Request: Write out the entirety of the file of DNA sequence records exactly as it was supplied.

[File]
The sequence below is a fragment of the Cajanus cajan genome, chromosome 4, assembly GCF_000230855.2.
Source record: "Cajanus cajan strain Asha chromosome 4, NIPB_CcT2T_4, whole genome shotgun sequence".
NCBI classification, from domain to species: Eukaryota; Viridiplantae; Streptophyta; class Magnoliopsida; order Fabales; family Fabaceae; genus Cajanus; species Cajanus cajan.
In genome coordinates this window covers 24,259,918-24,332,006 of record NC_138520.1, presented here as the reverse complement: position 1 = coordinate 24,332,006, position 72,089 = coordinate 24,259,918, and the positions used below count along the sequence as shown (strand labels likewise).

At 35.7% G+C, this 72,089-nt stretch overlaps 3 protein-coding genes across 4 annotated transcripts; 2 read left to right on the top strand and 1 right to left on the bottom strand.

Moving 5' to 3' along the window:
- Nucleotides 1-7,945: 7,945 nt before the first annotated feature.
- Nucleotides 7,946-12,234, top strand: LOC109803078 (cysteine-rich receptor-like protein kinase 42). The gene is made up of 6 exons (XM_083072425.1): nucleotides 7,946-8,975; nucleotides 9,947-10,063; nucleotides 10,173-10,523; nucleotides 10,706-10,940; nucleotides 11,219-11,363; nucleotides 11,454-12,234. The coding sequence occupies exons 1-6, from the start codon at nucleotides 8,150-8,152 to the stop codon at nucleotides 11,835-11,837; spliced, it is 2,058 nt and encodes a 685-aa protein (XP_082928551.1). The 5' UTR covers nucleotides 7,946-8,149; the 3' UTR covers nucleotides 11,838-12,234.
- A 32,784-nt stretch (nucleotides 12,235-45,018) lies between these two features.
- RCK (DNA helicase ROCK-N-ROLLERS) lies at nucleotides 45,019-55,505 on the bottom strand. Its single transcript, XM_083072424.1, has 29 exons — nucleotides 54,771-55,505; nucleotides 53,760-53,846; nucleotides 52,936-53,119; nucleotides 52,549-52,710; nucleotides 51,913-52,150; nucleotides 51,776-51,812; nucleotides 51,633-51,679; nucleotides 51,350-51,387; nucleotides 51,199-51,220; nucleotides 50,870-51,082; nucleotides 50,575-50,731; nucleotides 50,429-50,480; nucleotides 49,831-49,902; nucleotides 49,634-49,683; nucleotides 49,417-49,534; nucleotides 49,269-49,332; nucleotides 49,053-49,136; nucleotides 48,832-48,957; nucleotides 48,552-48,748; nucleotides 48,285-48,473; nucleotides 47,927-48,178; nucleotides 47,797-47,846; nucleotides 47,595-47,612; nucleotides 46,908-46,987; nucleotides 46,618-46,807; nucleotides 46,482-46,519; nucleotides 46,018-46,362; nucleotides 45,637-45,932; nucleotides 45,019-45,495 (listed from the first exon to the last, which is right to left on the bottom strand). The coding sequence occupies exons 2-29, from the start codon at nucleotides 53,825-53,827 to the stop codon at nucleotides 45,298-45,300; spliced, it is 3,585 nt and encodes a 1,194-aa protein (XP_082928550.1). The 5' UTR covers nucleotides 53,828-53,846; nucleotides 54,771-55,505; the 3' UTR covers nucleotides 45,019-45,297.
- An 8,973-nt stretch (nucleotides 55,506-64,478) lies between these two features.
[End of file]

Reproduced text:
The sequence below is a fragment of the Cajanus cajan genome, chromosome 4, assembly GCF_000230855.2.
Source record: "Cajanus cajan strain Asha chromosome 4, NIPB_CcT2T_4, whole genome shotgun sequence".
NCBI classification, from domain to species: Eukaryota; Viridiplantae; Streptophyta; class Magnoliopsida; order Fabales; family Fabaceae; genus Cajanus; species Cajanus cajan.
In genome coordinates this window covers 24,259,918-24,332,006 of record NC_138520.1, presented here as the reverse complement: position 1 = coordinate 24,332,006, position 72,089 = coordinate 24,259,918, and the positions used below count along the sequence as shown (strand labels likewise).

At 35.7% G+C, this 72,089-nt stretch overlaps 3 protein-coding genes across 4 annotated transcripts; 2 read left to right on the top strand and 1 right to left on the bottom strand.

Moving 5' to 3' along the window:
- Nucleotides 1-7,945: 7,945 nt before the first annotated feature.
- Nucleotides 7,946-12,234, top strand: LOC109803078 (cysteine-rich receptor-like protein kinase 42). The gene is made up of 6 exons (XM_083072425.1): nucleotides 7,946-8,975; nucleotides 9,947-10,063; nucleotides 10,173-10,523; nucleotides 10,706-10,940; nucleotides 11,219-11,363; nucleotides 11,454-12,234. The coding sequence occupies exons 1-6, from the start codon at nucleotides 8,150-8,152 to the stop codon at nucleotides 11,835-11,837; spliced, it is 2,058 nt and encodes a 685-aa protein (XP_082928551.1). The 5' UTR covers nucleotides 7,946-8,149; the 3' UTR covers nucleotides 11,838-12,234.
- A 32,784-nt stretch (nucleotides 12,235-45,018) lies between these two features.
- RCK (DNA helicase ROCK-N-ROLLERS) lies at nucleotides 45,019-55,505 on the bottom strand. Its single transcript, XM_083072424.1, has 29 exons — nucleotides 54,771-55,505; nucleotides 53,760-53,846; nucleotides 52,936-53,119; nucleotides 52,549-52,710; nucleotides 51,913-52,150; nucleotides 51,776-51,812; nucleotides 51,633-51,679; nucleotides 51,350-51,387; nucleotides 51,199-51,220; nucleotides 50,870-51,082; nucleotides 50,575-50,731; nucleotides 50,429-50,480; nucleotides 49,831-49,902; nucleotides 49,634-49,683; nucleotides 49,417-49,534; nucleotides 49,269-49,332; nucleotides 49,053-49,136; nucleotides 48,832-48,957; nucleotides 48,552-48,748; nucleotides 48,285-48,473; nucleotides 47,927-48,178; nucleotides 47,797-47,846; nucleotides 47,595-47,612; nucleotides 46,908-46,987; nucleotides 46,618-46,807; nucleotides 46,482-46,519; nucleotides 46,018-46,362; nucleotides 45,637-45,932; nucleotides 45,019-45,495 (listed from the first exon to the last, which is right to left on the bottom strand). The coding sequence occupies exons 2-29, from the start codon at nucleotides 53,825-53,827 to the stop codon at nucleotides 45,298-45,300; spliced, it is 3,585 nt and encodes a 1,194-aa protein (XP_082928550.1). The 5' UTR covers nucleotides 53,828-53,846; nucleotides 54,771-55,505; the 3' UTR covers nucleotides 45,019-45,297.
- An 8,973-nt stretch (nucleotides 55,506-64,478) lies between these two features.